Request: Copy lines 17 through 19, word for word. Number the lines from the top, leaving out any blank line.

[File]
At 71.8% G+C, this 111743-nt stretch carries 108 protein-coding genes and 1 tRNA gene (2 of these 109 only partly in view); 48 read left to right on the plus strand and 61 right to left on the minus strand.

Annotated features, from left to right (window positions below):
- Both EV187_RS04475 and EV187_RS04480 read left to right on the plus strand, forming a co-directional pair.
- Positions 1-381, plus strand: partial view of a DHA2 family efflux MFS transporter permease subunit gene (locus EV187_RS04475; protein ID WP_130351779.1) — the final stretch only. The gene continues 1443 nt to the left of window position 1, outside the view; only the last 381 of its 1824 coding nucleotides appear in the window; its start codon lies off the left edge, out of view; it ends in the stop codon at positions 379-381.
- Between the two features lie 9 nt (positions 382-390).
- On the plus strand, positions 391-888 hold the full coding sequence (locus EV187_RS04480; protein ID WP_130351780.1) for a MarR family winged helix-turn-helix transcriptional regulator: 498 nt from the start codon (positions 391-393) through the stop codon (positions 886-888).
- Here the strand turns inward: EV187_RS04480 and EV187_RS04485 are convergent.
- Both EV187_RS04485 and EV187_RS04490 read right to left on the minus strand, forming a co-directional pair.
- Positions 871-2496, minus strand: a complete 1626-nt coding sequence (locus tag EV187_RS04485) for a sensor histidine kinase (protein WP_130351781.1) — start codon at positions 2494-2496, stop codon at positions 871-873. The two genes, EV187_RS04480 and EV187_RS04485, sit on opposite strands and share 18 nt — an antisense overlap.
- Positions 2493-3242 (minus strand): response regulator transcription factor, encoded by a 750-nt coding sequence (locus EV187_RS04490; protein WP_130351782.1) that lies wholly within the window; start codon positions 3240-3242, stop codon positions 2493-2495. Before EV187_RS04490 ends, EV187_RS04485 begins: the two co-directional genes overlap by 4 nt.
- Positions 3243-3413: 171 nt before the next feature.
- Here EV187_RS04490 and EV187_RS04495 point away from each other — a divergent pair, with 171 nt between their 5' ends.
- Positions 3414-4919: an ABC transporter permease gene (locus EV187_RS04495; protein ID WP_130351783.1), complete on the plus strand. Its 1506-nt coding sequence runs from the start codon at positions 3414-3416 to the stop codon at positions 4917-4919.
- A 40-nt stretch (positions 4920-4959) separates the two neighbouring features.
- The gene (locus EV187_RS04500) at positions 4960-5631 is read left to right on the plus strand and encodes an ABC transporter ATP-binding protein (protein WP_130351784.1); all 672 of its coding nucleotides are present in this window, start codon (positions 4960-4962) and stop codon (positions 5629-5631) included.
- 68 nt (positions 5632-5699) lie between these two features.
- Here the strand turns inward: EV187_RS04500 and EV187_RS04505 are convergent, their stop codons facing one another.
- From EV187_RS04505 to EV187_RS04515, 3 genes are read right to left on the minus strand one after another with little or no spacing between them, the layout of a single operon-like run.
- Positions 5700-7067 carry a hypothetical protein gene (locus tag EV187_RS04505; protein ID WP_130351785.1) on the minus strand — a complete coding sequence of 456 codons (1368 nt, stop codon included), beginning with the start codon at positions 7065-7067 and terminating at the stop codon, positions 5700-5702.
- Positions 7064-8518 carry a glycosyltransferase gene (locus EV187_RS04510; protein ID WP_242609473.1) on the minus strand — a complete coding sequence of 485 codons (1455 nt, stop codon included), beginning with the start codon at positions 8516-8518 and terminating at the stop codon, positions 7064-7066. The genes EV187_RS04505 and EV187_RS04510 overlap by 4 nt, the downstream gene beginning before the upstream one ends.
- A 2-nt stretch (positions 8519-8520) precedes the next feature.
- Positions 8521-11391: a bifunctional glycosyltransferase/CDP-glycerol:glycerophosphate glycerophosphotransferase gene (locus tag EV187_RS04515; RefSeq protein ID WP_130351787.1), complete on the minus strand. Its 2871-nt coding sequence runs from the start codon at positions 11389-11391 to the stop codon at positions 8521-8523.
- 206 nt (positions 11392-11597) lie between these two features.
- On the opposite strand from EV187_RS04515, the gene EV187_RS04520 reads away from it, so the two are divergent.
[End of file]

- Here the strand turns inward: EV187_RS04500 and EV187_RS04505 are convergent, their stop codons facing one another.
- From EV187_RS04505 to EV187_RS04515, 3 genes are read right to left on the minus strand one after another with little or no spacing between them, the layout of a single operon-like run.
- Positions 5700-7067 carry a hypothetical protein gene (locus tag EV187_RS04505; protein ID WP_130351785.1) on the minus strand — a complete coding sequence of 456 codons (1368 nt, stop codon included), beginning with the start codon at positions 7065-7067 and terminating at the stop codon, positions 5700-5702.